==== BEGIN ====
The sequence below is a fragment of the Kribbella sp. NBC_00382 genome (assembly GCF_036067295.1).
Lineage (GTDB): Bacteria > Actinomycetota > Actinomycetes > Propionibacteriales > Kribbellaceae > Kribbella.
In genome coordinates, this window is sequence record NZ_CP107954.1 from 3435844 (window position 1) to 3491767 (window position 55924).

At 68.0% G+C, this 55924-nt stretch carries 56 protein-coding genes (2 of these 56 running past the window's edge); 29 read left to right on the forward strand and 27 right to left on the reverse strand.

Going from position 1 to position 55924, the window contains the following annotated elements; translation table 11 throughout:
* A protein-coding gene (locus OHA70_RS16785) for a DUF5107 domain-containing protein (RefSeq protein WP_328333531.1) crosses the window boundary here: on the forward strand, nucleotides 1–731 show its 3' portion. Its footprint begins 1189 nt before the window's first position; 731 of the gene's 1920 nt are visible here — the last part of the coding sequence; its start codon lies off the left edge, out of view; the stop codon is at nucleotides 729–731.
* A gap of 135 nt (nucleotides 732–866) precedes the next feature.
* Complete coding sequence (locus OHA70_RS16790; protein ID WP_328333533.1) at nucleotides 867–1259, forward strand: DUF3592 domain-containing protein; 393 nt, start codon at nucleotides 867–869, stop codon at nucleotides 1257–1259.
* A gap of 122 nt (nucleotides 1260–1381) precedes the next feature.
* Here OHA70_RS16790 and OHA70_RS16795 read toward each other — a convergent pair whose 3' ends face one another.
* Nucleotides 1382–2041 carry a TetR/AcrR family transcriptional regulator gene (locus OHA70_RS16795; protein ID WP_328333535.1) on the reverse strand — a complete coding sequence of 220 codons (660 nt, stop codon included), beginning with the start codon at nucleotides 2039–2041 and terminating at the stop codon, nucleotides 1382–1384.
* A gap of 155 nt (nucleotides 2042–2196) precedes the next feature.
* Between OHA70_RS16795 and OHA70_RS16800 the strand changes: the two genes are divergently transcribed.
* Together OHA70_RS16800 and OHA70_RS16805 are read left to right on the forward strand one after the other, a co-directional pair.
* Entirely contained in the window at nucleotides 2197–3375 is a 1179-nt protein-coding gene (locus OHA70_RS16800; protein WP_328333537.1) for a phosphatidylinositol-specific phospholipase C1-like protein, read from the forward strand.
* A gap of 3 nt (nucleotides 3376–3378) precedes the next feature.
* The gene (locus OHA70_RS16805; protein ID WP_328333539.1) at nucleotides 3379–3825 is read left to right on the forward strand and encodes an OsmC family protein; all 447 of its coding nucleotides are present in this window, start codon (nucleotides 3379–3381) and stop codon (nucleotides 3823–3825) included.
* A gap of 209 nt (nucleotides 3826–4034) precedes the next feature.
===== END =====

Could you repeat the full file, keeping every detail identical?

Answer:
The sequence below is a fragment of the Kribbella sp. NBC_00382 genome (assembly GCF_036067295.1).
Lineage (GTDB): Bacteria > Actinomycetota > Actinomycetes > Propionibacteriales > Kribbellaceae > Kribbella.
In genome coordinates, this window is sequence record NZ_CP107954.1 from 3435844 (window position 1) to 3491767 (window position 55924).

At 68.0% G+C, this 55924-nt stretch carries 56 protein-coding genes (2 of these 56 running past the window's edge); 29 read left to right on the forward strand and 27 right to left on the reverse strand.

Going from position 1 to position 55924, the window contains the following annotated elements; translation table 11 throughout:
* A protein-coding gene (locus OHA70_RS16785) for a DUF5107 domain-containing protein (RefSeq protein WP_328333531.1) crosses the window boundary here: on the forward strand, nucleotides 1–731 show its 3' portion. Its footprint begins 1189 nt before the window's first position; 731 of the gene's 1920 nt are visible here — the last part of the coding sequence; its start codon lies off the left edge, out of view; the stop codon is at nucleotides 729–731.
* A gap of 135 nt (nucleotides 732–866) precedes the next feature.
* Complete coding sequence (locus OHA70_RS16790; protein ID WP_328333533.1) at nucleotides 867–1259, forward strand: DUF3592 domain-containing protein; 393 nt, start codon at nucleotides 867–869, stop codon at nucleotides 1257–1259.
* A gap of 122 nt (nucleotides 1260–1381) precedes the next feature.
* Here OHA70_RS16790 and OHA70_RS16795 read toward each other — a convergent pair whose 3' ends face one another.
* Nucleotides 1382–2041 carry a TetR/AcrR family transcriptional regulator gene (locus OHA70_RS16795; protein ID WP_328333535.1) on the reverse strand — a complete coding sequence of 220 codons (660 nt, stop codon included), beginning with the start codon at nucleotides 2039–2041 and terminating at the stop codon, nucleotides 1382–1384.
* A gap of 155 nt (nucleotides 2042–2196) precedes the next feature.
* Between OHA70_RS16795 and OHA70_RS16800 the strand changes: the two genes are divergently transcribed.
* Together OHA70_RS16800 and OHA70_RS16805 are read left to right on the forward strand one after the other, a co-directional pair.
* Entirely contained in the window at nucleotides 2197–3375 is a 1179-nt protein-coding gene (locus OHA70_RS16800; protein WP_328333537.1) for a phosphatidylinositol-specific phospholipase C1-like protein, read from the forward strand.
* A gap of 3 nt (nucleotides 3376–3378) precedes the next feature.
* The gene (locus OHA70_RS16805; protein ID WP_328333539.1) at nucleotides 3379–3825 is read left to right on the forward strand and encodes an OsmC family protein; all 447 of its coding nucleotides are present in this window, start codon (nucleotides 3379–3381) and stop codon (nucleotides 3823–3825) included.
* A gap of 209 nt (nucleotides 3826–4034) precedes the next feature.